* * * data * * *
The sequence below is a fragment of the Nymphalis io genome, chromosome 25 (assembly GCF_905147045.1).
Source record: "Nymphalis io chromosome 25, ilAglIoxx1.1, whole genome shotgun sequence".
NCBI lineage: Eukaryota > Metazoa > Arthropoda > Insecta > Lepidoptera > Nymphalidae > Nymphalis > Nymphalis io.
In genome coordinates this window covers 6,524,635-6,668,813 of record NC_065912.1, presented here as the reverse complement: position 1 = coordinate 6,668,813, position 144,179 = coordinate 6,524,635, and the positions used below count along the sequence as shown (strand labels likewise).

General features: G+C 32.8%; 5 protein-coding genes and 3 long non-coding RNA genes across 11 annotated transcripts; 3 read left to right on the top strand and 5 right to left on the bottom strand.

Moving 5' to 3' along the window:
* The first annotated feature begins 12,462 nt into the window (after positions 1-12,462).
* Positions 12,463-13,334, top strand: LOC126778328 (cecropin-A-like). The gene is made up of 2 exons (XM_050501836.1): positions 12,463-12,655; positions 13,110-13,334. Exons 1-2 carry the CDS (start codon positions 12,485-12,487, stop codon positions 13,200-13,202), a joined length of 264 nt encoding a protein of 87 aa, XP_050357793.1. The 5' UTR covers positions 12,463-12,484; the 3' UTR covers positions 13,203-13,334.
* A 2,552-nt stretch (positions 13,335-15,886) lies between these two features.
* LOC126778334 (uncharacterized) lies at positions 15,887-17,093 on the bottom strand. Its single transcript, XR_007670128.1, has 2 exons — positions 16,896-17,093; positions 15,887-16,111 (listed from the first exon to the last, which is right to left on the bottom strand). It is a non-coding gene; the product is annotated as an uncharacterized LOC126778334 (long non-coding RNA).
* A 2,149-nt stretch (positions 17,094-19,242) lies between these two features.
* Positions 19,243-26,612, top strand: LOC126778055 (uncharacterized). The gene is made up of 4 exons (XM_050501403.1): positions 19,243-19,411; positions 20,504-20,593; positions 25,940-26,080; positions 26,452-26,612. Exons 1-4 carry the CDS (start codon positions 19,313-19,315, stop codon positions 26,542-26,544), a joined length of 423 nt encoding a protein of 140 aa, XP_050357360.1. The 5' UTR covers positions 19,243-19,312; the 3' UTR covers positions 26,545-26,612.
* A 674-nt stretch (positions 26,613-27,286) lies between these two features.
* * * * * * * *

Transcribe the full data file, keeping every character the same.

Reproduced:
The sequence below is a fragment of the Nymphalis io genome, chromosome 25 (assembly GCF_905147045.1).
Source record: "Nymphalis io chromosome 25, ilAglIoxx1.1, whole genome shotgun sequence".
NCBI lineage: Eukaryota > Metazoa > Arthropoda > Insecta > Lepidoptera > Nymphalidae > Nymphalis > Nymphalis io.
In genome coordinates this window covers 6,524,635-6,668,813 of record NC_065912.1, presented here as the reverse complement: position 1 = coordinate 6,668,813, position 144,179 = coordinate 6,524,635, and the positions used below count along the sequence as shown (strand labels likewise).

General features: G+C 32.8%; 5 protein-coding genes and 3 long non-coding RNA genes across 11 annotated transcripts; 3 read left to right on the top strand and 5 right to left on the bottom strand.

Moving 5' to 3' along the window:
* The first annotated feature begins 12,462 nt into the window (after positions 1-12,462).
* Positions 12,463-13,334, top strand: LOC126778328 (cecropin-A-like). The gene is made up of 2 exons (XM_050501836.1): positions 12,463-12,655; positions 13,110-13,334. Exons 1-2 carry the CDS (start codon positions 12,485-12,487, stop codon positions 13,200-13,202), a joined length of 264 nt encoding a protein of 87 aa, XP_050357793.1. The 5' UTR covers positions 12,463-12,484; the 3' UTR covers positions 13,203-13,334.
* A 2,552-nt stretch (positions 13,335-15,886) lies between these two features.
* LOC126778334 (uncharacterized) lies at positions 15,887-17,093 on the bottom strand. Its single transcript, XR_007670128.1, has 2 exons — positions 16,896-17,093; positions 15,887-16,111 (listed from the first exon to the last, which is right to left on the bottom strand). It is a non-coding gene; the product is annotated as an uncharacterized LOC126778334 (long non-coding RNA).
* A 2,149-nt stretch (positions 17,094-19,242) lies between these two features.
* Positions 19,243-26,612, top strand: LOC126778055 (uncharacterized). The gene is made up of 4 exons (XM_050501403.1): positions 19,243-19,411; positions 20,504-20,593; positions 25,940-26,080; positions 26,452-26,612. Exons 1-4 carry the CDS (start codon positions 19,313-19,315, stop codon positions 26,542-26,544), a joined length of 423 nt encoding a protein of 140 aa, XP_050357360.1. The 5' UTR covers positions 19,243-19,312; the 3' UTR covers positions 26,545-26,612.
* A 674-nt stretch (positions 26,613-27,286) lies between these two features.